And here’s the kicker: all of this was understandable even on the first viewing for knuckleheads like me and the millions of people who made it a huge hit summer movie. I mean, you don’t have to like it, but it takes a silly motherfucker to deny the accomplishment of making such an effective mainstream thriller out of a concept this complicated. (read the rest of this shit…)
Do you ever notice the movie posters where it shows the faces of all the leads but then the names above their heads don’t match? You see that and you understand that it was some legal thing, they were required to list them in that order by contract, there’s alot of politics involved. But then you wonder why they don’t plan for that reality ahead of time and make a composition with that in mind. I know it can be done. And KILLSHOT, the long-delayed-then-poorly-received-then-put-off-seeing-by-me-until-now Elmore Leonard adaptation from the director of SHAKESPEARE IN LOVE, does something rarer. It introduces the characters in the actual movie in credits order so the actor’s names can appear over them on screen. I was really impressed by that extra effort. (read the rest of this shit…)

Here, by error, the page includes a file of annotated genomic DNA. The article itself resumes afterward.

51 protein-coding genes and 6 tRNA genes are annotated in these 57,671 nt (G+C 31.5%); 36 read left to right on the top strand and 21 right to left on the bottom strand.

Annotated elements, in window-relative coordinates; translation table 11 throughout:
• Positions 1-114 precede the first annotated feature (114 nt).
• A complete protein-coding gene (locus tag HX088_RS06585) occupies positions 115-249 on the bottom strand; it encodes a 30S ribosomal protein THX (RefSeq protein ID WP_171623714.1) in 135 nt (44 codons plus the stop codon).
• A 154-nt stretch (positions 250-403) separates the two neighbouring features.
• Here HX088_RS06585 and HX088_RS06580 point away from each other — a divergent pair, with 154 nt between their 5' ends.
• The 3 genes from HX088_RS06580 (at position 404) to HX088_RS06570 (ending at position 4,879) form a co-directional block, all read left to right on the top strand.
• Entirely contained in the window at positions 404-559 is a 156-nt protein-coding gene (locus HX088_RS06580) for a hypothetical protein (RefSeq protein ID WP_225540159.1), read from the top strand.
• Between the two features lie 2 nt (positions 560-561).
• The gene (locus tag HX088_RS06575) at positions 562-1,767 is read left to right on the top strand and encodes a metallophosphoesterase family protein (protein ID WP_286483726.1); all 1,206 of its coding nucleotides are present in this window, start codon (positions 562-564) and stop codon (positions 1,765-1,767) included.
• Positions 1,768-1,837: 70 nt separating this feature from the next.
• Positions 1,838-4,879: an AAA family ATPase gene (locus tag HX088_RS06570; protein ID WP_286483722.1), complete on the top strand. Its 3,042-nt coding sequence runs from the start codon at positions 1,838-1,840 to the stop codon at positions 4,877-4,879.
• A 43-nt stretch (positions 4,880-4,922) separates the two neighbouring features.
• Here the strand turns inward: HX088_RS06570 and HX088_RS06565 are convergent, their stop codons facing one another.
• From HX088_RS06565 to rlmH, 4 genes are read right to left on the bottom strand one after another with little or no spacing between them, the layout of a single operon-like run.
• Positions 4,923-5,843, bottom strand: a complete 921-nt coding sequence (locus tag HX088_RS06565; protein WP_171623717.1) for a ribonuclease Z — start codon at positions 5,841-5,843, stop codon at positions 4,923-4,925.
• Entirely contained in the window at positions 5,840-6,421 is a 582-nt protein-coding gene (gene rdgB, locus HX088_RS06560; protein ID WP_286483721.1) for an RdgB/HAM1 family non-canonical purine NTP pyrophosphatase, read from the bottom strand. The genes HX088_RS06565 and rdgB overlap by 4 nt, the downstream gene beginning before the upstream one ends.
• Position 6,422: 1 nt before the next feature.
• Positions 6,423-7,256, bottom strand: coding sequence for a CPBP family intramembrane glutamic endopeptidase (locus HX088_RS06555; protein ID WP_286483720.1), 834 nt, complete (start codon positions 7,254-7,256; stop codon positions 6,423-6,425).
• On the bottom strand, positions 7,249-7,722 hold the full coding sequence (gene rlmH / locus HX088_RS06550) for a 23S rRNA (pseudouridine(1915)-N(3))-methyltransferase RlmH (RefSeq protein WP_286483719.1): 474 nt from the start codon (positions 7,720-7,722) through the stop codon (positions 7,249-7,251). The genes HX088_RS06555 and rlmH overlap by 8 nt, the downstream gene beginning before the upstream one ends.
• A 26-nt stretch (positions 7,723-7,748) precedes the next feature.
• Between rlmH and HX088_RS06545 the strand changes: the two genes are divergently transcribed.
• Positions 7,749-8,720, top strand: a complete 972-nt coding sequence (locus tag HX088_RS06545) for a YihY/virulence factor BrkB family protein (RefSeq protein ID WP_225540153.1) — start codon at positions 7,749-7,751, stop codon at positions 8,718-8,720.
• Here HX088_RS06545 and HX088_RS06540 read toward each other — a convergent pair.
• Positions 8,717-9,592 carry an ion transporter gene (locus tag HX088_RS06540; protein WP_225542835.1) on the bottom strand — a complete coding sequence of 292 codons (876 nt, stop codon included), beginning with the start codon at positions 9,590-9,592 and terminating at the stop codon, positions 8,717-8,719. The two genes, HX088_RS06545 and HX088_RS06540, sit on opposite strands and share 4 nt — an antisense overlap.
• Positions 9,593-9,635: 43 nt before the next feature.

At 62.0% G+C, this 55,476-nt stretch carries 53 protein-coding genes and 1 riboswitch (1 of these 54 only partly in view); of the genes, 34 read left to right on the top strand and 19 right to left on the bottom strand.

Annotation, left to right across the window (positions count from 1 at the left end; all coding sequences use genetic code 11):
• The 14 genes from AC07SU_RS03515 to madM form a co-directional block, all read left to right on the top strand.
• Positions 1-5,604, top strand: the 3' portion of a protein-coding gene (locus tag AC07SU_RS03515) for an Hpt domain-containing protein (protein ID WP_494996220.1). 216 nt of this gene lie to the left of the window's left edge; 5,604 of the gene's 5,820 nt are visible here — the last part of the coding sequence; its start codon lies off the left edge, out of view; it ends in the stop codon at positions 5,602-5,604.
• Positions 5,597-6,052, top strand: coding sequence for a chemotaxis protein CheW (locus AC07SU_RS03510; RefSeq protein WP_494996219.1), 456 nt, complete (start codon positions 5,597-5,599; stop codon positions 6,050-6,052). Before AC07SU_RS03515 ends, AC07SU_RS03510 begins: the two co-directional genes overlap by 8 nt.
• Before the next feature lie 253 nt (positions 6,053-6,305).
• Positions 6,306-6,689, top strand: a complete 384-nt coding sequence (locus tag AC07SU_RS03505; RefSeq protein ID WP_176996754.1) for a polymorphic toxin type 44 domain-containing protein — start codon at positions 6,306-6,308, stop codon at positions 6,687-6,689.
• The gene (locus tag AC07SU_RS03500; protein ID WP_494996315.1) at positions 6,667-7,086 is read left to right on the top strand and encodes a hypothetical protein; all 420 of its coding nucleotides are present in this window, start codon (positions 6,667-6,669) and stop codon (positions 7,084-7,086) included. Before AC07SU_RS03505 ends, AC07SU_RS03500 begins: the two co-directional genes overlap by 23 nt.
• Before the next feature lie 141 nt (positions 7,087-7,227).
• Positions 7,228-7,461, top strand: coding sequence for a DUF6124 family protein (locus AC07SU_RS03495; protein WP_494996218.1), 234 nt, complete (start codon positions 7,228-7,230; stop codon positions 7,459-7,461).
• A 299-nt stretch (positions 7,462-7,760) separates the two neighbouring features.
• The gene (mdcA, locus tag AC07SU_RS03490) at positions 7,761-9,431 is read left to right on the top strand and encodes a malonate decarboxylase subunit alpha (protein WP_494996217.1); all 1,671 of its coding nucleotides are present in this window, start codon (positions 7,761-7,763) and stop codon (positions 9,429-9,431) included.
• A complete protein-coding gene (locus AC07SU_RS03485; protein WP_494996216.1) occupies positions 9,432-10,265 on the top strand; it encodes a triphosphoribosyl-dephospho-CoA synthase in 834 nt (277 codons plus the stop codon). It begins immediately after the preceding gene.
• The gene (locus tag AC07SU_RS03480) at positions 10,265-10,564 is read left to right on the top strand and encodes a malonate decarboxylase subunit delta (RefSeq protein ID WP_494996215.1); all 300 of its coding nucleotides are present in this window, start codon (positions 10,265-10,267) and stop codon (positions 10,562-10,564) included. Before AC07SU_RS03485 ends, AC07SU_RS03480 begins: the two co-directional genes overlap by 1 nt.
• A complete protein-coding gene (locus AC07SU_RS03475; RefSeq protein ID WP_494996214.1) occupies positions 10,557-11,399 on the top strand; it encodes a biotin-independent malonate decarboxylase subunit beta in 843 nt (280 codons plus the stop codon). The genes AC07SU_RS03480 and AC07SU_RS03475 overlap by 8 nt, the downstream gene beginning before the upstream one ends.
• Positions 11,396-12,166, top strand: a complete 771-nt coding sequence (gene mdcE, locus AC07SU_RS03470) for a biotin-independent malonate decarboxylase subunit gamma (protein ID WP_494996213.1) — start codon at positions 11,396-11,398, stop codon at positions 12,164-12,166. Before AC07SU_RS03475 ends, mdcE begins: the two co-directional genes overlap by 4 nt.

LOOPER is the new time travel related science fictional picture by Bruce Willis. But due to scheduling conflicts Bruce is only in part of the movie, most of the time he’s played by Joseph Gordon-Levitt (SHADOWBOXER) with a fake nose. This one is written and directed by Rian Johnson, the guy that did BRICK.
“Looper” is a made up futuristic word similar to how “Rian” is a made up spelling of a real name. I’m not buying either one. But I did like the movie. (read the rest of this shit…)
Well, shit. I had been staying offline working on this review for a couple hours before I had to check a detail on IMDb and found out about the massacre in Colorado last night. Fucking horrible, man. Be safe everybody.
We had a fucked up tragedy in Seattle a few months ago, and even though that was on a smaller scale you see how many people it affects. For those of us blessed enough to be unscathed it still has a psychological effect, it forces you to think about yourself and your loved ones having to go through that. Because I walk by the place where it happened, I know people who went there all the time, I’ve dealt with mentally ill people that could’ve been that guy. Or in this case I love movies too, I went to a midnight showing too, alot of my friends did, alot of you guys did. It’s just as bad as all the other things we read about on the news but it seems more personal.